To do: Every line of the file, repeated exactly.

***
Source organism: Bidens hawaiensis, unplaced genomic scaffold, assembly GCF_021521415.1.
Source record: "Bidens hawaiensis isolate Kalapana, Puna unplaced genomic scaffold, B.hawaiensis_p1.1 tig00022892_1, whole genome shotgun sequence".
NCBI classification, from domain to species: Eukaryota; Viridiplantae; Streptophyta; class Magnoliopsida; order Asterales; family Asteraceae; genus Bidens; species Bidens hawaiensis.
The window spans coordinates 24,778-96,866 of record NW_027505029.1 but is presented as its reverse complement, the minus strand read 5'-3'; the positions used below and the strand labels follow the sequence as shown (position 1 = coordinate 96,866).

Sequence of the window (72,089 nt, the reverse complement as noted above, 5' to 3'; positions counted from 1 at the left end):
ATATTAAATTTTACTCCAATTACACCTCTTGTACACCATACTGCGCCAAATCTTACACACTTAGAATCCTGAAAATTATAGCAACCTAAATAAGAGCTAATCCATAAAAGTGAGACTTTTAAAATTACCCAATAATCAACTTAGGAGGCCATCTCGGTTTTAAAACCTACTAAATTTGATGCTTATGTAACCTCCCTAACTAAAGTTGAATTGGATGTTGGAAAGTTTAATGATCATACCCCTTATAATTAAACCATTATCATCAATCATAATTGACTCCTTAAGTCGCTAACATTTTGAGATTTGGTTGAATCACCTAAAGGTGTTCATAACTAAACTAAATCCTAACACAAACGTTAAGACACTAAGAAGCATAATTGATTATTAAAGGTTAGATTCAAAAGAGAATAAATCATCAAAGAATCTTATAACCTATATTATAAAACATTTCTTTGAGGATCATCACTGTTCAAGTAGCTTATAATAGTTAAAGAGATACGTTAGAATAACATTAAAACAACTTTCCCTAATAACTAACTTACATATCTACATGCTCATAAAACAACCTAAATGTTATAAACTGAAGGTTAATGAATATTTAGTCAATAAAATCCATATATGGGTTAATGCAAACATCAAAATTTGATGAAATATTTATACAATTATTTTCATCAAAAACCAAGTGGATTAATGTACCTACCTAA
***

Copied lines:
Source organism: Bidens hawaiensis, unplaced genomic scaffold, assembly GCF_021521415.1.
Source record: "Bidens hawaiensis isolate Kalapana, Puna unplaced genomic scaffold, B.hawaiensis_p1.1 tig00022892_1, whole genome shotgun sequence".
NCBI classification, from domain to species: Eukaryota; Viridiplantae; Streptophyta; class Magnoliopsida; order Asterales; family Asteraceae; genus Bidens; species Bidens hawaiensis.
The window spans coordinates 24,778-96,866 of record NW_027505029.1 but is presented as its reverse complement, the minus strand read 5'-3'; the positions used below and the strand labels follow the sequence as shown (position 1 = coordinate 96,866).

Sequence of the window (72,089 nt, the reverse complement as noted above, 5' to 3'; positions counted from 1 at the left end):
ATATTAAATTTTACTCCAATTACACCTCTTGTACACCATACTGCGCCAAATCTTACACACTTAGAATCCTGAAAATTATAGCAACCTAAATAAGAGCTAATCCATAAAAGTGAGACTTTTAAAATTACCCAATAATCAACTTAGGAGGCCATCTCGGTTTTAAAACCTACTAAATTTGATGCTTATGTAACCTCCCTAACTAAAGTTGAATTGGATGTTGGAAAGTTTAATGATCATACCCCTTATAATTAAACCATTATCATCAATCATAATTGACTCCTTAAGTCGCTAACATTTTGAGATTTGGTTGAATCACCTAAAGGTGTTCATAACTAAACTAAATCCTAACACAAACGTTAAGACACTAAGAAGCATAATTGATTATTAAAGGTTAGATTCAAAAGAGAATAAATCATCAAAGAATCTTATAACCTATATTATAAAACATTTCTTTGAGGATCATCACTGTTCAAGTAGCTTATAATAGTTAAAGAGATACGTTAGAATAACATTAAAACAACTTTCCCTAATAACTAACTTACATATCTACATGCTCATAAAACAACCTAAATGTTATAAACTGAAGGTTAATGAATATTTAGTCAATAAAATCCATATATGGGTTAATGCAAACATCAAAATTTGATGAAATATTTATACAATTATTTTCATCAAAAACCAAGTGGATTAATGTACCTACCTAA